Top Worst Passwords That You Should Avoid
Passwords are the first line of defense against cyber criminals. Commonly, people thought the longer password they use will make it stronger. But is that so? Not really. Because the fact is, passwords are getting longer, but not all of them getting stronger. According to SplashData, a company based in California that makes password-management applications, “123456” and “password” are the top worst passwords in 2015. SplashData has announced the 2015 edition of its annual Worst Passwords List, highlighting the insecure password habits of Internet users.
Why are they calling it the worst passwords? Because the list contains the most commonly used passwords by Internet users, reveals many people continue to put themselves at risk for hacking and identity theft by using weak and easily guessable passwords. By choosing those passwords, it will be an easy job for hackers to hack your account. SplashData compiled data from more than 2 million leaked passwords that were posted online by hackers. Most of the data came from people in North America and Western Europe.
Check out below worst passwords that you should avoid :
It is strongly suggested that anyone using the worst passwords as mentioned above to change them immediately. Morgan Slain, CEO of SplashData said in a statement :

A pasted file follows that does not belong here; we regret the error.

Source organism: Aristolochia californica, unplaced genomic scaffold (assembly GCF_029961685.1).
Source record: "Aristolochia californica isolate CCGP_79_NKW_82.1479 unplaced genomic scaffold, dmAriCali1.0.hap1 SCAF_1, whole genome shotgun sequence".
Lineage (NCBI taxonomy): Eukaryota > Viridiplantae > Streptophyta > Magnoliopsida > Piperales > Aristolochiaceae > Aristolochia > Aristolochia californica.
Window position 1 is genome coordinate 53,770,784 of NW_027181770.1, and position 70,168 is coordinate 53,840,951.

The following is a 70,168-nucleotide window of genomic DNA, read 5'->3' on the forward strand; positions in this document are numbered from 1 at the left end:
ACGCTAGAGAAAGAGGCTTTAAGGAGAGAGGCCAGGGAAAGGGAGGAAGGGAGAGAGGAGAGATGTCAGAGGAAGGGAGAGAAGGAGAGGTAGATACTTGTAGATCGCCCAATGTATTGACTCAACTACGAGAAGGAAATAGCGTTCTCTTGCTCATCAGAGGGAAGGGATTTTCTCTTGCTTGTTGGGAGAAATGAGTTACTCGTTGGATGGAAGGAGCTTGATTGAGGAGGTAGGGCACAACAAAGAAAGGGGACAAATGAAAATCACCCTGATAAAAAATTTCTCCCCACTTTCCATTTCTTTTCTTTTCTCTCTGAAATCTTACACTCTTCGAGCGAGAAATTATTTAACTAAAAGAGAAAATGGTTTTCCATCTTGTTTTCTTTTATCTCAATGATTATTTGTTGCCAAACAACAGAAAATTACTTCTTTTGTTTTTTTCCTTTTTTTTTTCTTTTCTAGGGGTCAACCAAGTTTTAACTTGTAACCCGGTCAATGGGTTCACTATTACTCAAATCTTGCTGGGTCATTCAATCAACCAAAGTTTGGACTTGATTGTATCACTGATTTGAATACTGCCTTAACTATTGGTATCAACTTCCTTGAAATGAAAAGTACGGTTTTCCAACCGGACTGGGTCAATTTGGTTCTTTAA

“We have seen an effort by many people to be more secure by adding characters to passwords, but if these longer passwords are based on simple patterns they will put you in just as much risk of having your identity stolen by hackers,”
For example, “1234567890”, “1qaz2wsx” (first two columns of main keys on a standard keyboard), and “qwertyuiop” (top row of keys on a standard keyboard) all appear in the top 25 list for the first time, but they are each based on simple patterns that would be easily guessable by hackers.
The company hopes the worst passwords list will be a wake-up call for people to start using more secure passwords. Until all passwords are replaced with fingerprint readers, facial or voice recognition, most experts agree that strong passwords are random (no obvious words and combinations); and should include at least 12 characters or more with combinations of upper- and lower-case letters, numbers and special characters. And be sure to change your passwords periodically.